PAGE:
Viewers of public television have tuned in to their local affiliate for a weekly dose of Antiques Roadshow for nearly 20 years now (and the British version of the show has aired nearly twice that length of time). The enduring interest in the show is a testament to the appeal of the format, in which ordinary people bring their collectibles, family heirlooms and antiques to a location where the items are appraised by experts. It’s fun to watch; sometimes family lore has invested somebody’s “treasure” with historical status it doesn’t really have, and at other times a person is truly amazed to find out the formerly-considered-worthless old vase that’s been in the attic is worth a fortune. But dollar amounts aside, the real interest (for viewers, anyway, with no vested interest in making a fortune from the item) lies in the opportunity to check out the details of a beautiful or important object, learning more about history and different cultures through the artifacts that have made it — along with us — through time.
Local residents can have their own Antiques Roadshow moment on Wednesday, April 6 from 7 to 8:30 p.m. at the New Paltz Community Center at 3 Veterans Drive behind the old Town Hall. The recently formed New Paltz Historical Society (NPHS) will host an appraisal event modeled after the television show that they’re calling, “What Is It? What’s It Worth?” A quartet of knowledgeable antiques experts — Marc Stolfe, Walter Marquez, Sanford Levy and Lionel Heyman — will be on hand to tell people all about their treasured collectibles or to estimate an item’s financial value. The event is free to attend with the cost to appraise an item a suggested donation of $5. Those who wish to bring an object for appraisal are asked not to bring a multitude of items, in order that all attending will have a chance to find out about their cherished belonging. Funds raised will go toward sponsoring future monthly programs of the New Paltz Historical Society (NPHS), slated to be open to the public and held on the first Wednesday of each month at 7 p.m. at the New Paltz Community Center. Complimentary light refreshments will be served at the appraisal event. (And it should probably be noted that “What Is It? What’s It Worth?” is not affiliated with the Antiques Roadshow public television show in any way.)
Any antique or collectible may be brought in to the event for appraisal. The four experts are quite knowledgeable, says Diane Gleichenhaus, a member of the NPHS and an antiques dealer herself out of the Antiques Barn at Water Street Market. Marc Stolfe is a longtime auctioneer and antiques expert who “knows about almost everything,” she says, as does Walter Marquez, manager of Water Street Market and proprietor of the Antiques Barn there as well as Antiques on Main. “I don’t think I’ve ever met anybody who knows so much about antiques as Walter,” Gleichenhaus adds. Sanford Levy of Jenkinstown Antiques in New Paltz specializes in furniture and fine art, stoneware and china, and Lionel Heyman has particular expertise in tools (antique and otherwise).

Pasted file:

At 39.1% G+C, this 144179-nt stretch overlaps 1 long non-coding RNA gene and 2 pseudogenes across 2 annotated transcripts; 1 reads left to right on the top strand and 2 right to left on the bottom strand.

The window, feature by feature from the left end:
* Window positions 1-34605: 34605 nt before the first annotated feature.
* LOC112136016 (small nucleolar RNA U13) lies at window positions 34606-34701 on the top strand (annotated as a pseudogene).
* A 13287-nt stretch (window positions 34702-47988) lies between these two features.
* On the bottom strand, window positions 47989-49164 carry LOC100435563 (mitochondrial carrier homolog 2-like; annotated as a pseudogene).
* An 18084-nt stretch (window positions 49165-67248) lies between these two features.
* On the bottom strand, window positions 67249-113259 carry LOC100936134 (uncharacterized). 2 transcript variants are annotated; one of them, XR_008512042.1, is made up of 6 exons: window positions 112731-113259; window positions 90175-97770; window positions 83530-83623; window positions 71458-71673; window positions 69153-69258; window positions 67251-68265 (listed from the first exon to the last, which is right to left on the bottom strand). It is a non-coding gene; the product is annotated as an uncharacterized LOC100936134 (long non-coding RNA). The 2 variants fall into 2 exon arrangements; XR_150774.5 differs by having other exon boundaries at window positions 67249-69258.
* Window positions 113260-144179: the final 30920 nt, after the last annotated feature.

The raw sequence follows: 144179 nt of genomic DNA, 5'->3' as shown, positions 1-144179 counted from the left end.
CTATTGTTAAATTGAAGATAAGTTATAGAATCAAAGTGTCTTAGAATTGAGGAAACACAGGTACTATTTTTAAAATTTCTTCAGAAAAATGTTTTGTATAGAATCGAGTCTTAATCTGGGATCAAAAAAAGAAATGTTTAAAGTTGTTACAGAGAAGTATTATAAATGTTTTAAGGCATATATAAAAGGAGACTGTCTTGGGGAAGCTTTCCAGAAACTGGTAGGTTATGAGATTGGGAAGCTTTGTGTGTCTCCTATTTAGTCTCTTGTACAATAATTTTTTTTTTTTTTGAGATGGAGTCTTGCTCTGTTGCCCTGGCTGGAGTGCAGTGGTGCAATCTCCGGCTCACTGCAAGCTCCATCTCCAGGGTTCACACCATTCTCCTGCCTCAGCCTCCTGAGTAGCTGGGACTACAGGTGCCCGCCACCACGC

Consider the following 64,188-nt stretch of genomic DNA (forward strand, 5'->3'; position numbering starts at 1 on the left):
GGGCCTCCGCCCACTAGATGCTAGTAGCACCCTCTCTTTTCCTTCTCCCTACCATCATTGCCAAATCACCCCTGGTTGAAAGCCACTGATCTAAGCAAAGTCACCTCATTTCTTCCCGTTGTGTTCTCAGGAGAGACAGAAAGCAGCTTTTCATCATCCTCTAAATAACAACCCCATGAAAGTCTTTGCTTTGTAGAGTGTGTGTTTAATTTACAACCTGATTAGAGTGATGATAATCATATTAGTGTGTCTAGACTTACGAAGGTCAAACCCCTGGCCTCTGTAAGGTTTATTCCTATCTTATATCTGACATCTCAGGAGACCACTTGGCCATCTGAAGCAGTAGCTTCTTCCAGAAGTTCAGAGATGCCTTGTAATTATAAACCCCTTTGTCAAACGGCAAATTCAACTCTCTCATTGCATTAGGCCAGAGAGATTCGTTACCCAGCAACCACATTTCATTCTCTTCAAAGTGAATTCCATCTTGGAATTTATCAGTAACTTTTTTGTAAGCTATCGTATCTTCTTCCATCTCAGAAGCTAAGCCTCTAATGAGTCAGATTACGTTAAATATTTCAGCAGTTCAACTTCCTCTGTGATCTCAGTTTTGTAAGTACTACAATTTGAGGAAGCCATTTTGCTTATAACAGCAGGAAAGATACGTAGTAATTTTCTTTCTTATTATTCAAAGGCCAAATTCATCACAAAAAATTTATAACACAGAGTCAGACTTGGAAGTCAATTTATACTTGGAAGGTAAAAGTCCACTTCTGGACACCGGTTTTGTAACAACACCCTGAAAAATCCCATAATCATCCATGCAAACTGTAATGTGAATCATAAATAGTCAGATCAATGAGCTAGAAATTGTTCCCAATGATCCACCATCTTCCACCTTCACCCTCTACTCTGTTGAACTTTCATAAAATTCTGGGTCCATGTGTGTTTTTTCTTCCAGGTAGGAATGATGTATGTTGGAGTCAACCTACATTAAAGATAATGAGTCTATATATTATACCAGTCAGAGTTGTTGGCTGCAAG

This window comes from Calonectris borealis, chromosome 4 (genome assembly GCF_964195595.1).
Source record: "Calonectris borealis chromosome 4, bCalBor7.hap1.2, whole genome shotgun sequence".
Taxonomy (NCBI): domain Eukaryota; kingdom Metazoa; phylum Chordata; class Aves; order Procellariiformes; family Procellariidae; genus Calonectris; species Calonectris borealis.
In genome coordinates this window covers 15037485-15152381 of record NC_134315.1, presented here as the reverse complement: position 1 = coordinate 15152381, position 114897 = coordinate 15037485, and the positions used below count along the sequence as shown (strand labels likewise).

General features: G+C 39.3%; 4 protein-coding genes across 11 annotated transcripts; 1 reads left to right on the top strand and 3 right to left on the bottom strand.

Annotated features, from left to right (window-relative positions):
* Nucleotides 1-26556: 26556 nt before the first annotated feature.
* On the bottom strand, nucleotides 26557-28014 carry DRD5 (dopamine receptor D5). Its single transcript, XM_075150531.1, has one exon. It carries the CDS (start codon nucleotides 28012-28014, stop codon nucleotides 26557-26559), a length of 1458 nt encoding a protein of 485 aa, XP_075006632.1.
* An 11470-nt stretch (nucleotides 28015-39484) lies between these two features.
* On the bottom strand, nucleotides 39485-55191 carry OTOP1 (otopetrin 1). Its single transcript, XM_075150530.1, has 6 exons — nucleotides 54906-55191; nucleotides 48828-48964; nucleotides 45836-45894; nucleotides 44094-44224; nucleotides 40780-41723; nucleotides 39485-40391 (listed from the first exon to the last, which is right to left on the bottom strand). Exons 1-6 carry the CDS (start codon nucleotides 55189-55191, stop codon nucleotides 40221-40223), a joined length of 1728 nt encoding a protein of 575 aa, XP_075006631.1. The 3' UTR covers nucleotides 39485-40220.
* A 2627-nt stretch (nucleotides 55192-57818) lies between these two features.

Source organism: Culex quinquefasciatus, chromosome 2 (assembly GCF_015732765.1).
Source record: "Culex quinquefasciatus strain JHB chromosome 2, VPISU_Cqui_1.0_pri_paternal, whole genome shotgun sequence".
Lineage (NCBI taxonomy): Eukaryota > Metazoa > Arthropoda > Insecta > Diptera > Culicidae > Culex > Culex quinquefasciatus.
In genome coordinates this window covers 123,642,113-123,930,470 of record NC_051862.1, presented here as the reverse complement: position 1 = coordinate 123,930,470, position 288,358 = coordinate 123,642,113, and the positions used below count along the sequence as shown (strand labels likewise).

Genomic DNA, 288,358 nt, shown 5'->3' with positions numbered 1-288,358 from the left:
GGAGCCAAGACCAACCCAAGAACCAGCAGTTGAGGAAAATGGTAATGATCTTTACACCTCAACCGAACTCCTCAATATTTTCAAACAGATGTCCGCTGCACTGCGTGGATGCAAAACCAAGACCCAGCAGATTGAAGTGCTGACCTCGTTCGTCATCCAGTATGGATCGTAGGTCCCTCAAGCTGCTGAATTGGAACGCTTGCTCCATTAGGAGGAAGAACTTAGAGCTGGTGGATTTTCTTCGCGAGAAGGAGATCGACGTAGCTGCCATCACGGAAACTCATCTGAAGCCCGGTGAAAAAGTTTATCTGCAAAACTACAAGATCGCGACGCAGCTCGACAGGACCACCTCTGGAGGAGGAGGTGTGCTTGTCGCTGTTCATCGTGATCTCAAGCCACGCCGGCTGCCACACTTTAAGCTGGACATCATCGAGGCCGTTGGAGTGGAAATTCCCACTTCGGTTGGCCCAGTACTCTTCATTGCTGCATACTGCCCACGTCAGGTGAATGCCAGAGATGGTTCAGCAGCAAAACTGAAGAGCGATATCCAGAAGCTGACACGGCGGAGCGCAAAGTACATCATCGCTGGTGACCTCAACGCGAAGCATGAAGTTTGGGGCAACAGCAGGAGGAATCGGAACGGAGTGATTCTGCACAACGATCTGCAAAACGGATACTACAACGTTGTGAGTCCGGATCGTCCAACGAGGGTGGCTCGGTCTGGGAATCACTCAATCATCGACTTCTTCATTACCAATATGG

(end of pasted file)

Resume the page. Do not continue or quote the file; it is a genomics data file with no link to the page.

At the appraisal event, Gleichenhaus will be available to assist people with joining the recently formed NPHS. The fee is $10. Anybody interested in local history is welcome to join. Members will receive an e-mail reminder before lectures and have the opportunity to work with other members on various historical projects, should they so desire.
The purpose of the historical society is to encourage community participation in an ongoing discussion about New Paltz’s storied history. This is the first fundraiser they’ve held. The organization was initiated last October by Susan Stessin-Cohn, New Paltz town historian. Response to her appeal for membership was enthusiastic from the start, she said. “I didn’t expect this many people to hop on this so quickly, and we’ve had nice turnouts at our meetings.”
Up to now, the monthly get-togethers have involved the group holding a meeting with members giving mini-presentations to each other on their specialties, from circus history to a “Stump the Historian” program to a discussion of 19th century women and Stessin-Cohn’s own particular areas of interest that include the history of slavery in the region and the Ulster County Poorhouse. Beginning with this appraisal event, however, the meeting part will be minimal for board members and not involve the general membership at all, says Stessin-Cohn. Along with the public, who will be invited to the events, the general membership can just enjoy the monthly programs planned and participate in any projects as they wish. The group has a Facebook page and Stessin-Cohn says she hopes to eventually do a blog. Future monthly NPHS events in the works include a talk next month by Paul O’Neil on the history of Ulster County courts, followed by a Civil War presentation in May and Stessin-Cohn speaking about slavery in June. For more information, look for the group on Facebook.